The Head and the Heart is a bit of a household name in the Seattle music scene these days. They haven’t been on the radar long, but they sure send a strong signal. No one is really able to put a finger on what exactly has everyone so up in arms about this band. Certainly, it could be their charming good looks – they are, after all, one of the most photogenic bands I’ve ever photographed on a stage. It’s possible that people are attracted to the countless qualities of their simply wonderful music – the catchy choruses and the perfect harmonies.
My feeling, though, is that what really draws people in and keeps them coming back for more is the pure eminence of emotion they feel in the presence of this band’s performance. I know I’m not the only one who’s felt this. I’ve heard people talk about it in the crowd at all three of the shows I’ve been to. I’ve heard people mention the “chills” they get when listening to their music. I’ve had those chills. At all three shows. I smiled through an entire set in Portland, OR with 50 others in a tiny venue, I watched in awe as they played to a nearly sold out crowd at the Croc, and I felt every ounce of energy coming from within the crowd of 500 people at Neumos last week.
I can’t speak for everyone else, but my hair stands on end (in a good way) when I watch THatH perform. It’s probably because I feel like I’m a part of something huge happening. I know I’m watching six people genuinely play and sing their hearts out, regardless of the size of the crowd. I’m not sure where all of their energy comes from, but they seem to have at least enough of it to share with hundreds of people inside a venue, plus some.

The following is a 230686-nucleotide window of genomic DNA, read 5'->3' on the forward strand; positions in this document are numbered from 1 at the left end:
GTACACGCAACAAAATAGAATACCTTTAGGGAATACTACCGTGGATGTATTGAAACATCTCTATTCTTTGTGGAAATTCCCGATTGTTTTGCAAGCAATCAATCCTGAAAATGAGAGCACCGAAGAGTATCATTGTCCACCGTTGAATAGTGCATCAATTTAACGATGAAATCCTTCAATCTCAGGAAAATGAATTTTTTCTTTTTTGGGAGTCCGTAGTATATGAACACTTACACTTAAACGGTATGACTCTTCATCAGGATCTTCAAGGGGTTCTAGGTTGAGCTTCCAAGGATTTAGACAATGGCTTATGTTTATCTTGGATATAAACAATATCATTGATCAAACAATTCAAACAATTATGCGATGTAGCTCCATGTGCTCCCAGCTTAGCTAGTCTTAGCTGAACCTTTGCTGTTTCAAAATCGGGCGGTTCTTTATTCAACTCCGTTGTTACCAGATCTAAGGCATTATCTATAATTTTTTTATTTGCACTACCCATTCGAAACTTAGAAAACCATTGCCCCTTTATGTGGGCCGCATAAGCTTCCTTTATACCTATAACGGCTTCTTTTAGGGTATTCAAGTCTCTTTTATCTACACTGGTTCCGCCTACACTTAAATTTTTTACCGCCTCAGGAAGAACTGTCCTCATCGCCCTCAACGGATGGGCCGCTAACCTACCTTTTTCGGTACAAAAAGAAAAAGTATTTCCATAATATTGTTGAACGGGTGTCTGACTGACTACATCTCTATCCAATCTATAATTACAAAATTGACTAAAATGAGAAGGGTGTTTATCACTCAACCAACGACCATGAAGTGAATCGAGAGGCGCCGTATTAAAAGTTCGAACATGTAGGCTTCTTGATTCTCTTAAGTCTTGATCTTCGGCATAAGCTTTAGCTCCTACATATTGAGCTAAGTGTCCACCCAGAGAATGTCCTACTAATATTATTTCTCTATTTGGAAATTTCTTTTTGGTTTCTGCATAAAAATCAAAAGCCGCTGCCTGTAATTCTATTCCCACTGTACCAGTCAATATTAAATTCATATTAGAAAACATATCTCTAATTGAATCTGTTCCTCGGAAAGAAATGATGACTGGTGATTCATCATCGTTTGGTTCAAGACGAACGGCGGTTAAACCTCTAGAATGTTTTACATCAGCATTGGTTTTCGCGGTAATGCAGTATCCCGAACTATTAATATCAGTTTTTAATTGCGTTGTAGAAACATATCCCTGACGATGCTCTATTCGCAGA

When I saw that their show with Avi Buffalo at Neumos sold out last week, I wasn’t surprised – Avi is a hell of a performer, and I’m sure I wasn’t the only one excited to see him play live in Seattle. Not to mention, The Head and the Heart were on the bill along with The Parson Red Heads, making for a very well-rounded lineup.
By the time The Head and the Heart took the stage, Neumos was packed. And when The Head and the Heart left the stage, nearly everyone left Neumos. I was convinced that there just happened to be an extraordinary amount of smokers at the show, but by the time the third group of 10 people passed me on their way out, it was clear what had happened. The Head and the Heart had sold out Neumos – a venue they’d never played before.
Avi took the stage and seemed completely unphased by this. Even with a crowd of about thirty or so left in the venue, the band played a killer set without skipping a beat. I don’t think I expected a whole lot less, but the level of energy they played with certainly didn’t allude to any sort of discouragement. Both of these bands are made up of brilliant musicians and people who genuinely care about what they do and how their music affects the people who listen to it. Both also have the uncanny ability to throw down an amazing set of songs no matter who’s watching.